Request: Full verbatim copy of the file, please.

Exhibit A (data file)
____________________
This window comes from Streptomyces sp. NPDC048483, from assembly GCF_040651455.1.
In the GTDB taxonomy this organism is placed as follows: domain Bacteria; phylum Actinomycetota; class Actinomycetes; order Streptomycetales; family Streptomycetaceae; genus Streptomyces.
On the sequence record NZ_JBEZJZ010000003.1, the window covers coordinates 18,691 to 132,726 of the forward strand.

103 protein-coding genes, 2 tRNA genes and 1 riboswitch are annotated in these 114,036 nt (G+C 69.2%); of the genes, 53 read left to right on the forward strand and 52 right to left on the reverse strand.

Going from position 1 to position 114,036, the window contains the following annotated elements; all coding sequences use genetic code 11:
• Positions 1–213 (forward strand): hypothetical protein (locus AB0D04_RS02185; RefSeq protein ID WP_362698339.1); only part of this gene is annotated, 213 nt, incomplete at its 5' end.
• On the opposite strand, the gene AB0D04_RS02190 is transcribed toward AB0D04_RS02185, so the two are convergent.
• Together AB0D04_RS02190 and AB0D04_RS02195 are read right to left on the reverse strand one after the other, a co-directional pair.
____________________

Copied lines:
This window comes from Streptomyces sp. NPDC048483, from assembly GCF_040651455.1.
In the GTDB taxonomy this organism is placed as follows: domain Bacteria; phylum Actinomycetota; class Actinomycetes; order Streptomycetales; family Streptomycetaceae; genus Streptomyces.
On the sequence record NZ_JBEZJZ010000003.1, the window covers coordinates 18,691 to 132,726 of the forward strand.

103 protein-coding genes, 2 tRNA genes and 1 riboswitch are annotated in these 114,036 nt (G+C 69.2%); of the genes, 53 read left to right on the forward strand and 52 right to left on the reverse strand.

Going from position 1 to position 114,036, the window contains the following annotated elements; all coding sequences use genetic code 11:
• Positions 1–213 (forward strand): hypothetical protein (locus AB0D04_RS02185; RefSeq protein ID WP_362698339.1); only part of this gene is annotated, 213 nt, incomplete at its 5' end.
• On the opposite strand, the gene AB0D04_RS02190 is transcribed toward AB0D04_RS02185, so the two are convergent.
• Together AB0D04_RS02190 and AB0D04_RS02195 are read right to left on the reverse strand one after the other, a co-directional pair.